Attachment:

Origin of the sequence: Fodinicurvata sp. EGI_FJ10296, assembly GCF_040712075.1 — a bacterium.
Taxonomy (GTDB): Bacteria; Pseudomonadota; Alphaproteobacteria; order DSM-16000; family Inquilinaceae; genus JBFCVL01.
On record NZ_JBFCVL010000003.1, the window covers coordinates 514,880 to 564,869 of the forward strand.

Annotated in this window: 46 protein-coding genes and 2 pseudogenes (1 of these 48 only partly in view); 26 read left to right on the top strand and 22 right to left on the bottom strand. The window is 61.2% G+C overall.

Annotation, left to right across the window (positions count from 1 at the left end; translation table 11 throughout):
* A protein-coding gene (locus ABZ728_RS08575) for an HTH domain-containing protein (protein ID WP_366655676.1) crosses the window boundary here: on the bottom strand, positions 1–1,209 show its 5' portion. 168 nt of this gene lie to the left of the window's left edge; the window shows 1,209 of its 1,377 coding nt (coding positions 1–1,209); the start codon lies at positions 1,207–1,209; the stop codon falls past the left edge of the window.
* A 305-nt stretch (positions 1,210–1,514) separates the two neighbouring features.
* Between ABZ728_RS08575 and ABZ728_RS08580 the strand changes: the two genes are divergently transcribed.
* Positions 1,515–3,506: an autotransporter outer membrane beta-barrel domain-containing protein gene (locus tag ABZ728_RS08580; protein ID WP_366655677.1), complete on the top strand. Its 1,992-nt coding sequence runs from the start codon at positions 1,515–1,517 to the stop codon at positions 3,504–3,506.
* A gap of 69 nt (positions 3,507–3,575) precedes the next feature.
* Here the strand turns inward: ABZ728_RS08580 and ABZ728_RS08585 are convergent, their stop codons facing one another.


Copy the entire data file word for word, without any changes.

Origin of the sequence: Fodinicurvata sp. EGI_FJ10296, assembly GCF_040712075.1 — a bacterium.
Taxonomy (GTDB): Bacteria; Pseudomonadota; Alphaproteobacteria; order DSM-16000; family Inquilinaceae; genus JBFCVL01.
On record NZ_JBFCVL010000003.1, the window covers coordinates 514,880 to 564,869 of the forward strand.

Annotated in this window: 46 protein-coding genes and 2 pseudogenes (1 of these 48 only partly in view); 26 read left to right on the top strand and 22 right to left on the bottom strand. The window is 61.2% G+C overall.

Annotation, left to right across the window (positions count from 1 at the left end; translation table 11 throughout):
* A protein-coding gene (locus ABZ728_RS08575) for an HTH domain-containing protein (protein ID WP_366655676.1) crosses the window boundary here: on the bottom strand, positions 1–1,209 show its 5' portion. 168 nt of this gene lie to the left of the window's left edge; the window shows 1,209 of its 1,377 coding nt (coding positions 1–1,209); the start codon lies at positions 1,207–1,209; the stop codon falls past the left edge of the window.
* A 305-nt stretch (positions 1,210–1,514) separates the two neighbouring features.
* Between ABZ728_RS08575 and ABZ728_RS08580 the strand changes: the two genes are divergently transcribed.
* Positions 1,515–3,506: an autotransporter outer membrane beta-barrel domain-containing protein gene (locus tag ABZ728_RS08580; protein ID WP_366655677.1), complete on the top strand. Its 1,992-nt coding sequence runs from the start codon at positions 1,515–1,517 to the stop codon at positions 3,504–3,506.
* A gap of 69 nt (positions 3,507–3,575) precedes the next feature.
* Here the strand turns inward: ABZ728_RS08580 and ABZ728_RS08585 are convergent, their stop codons facing one another.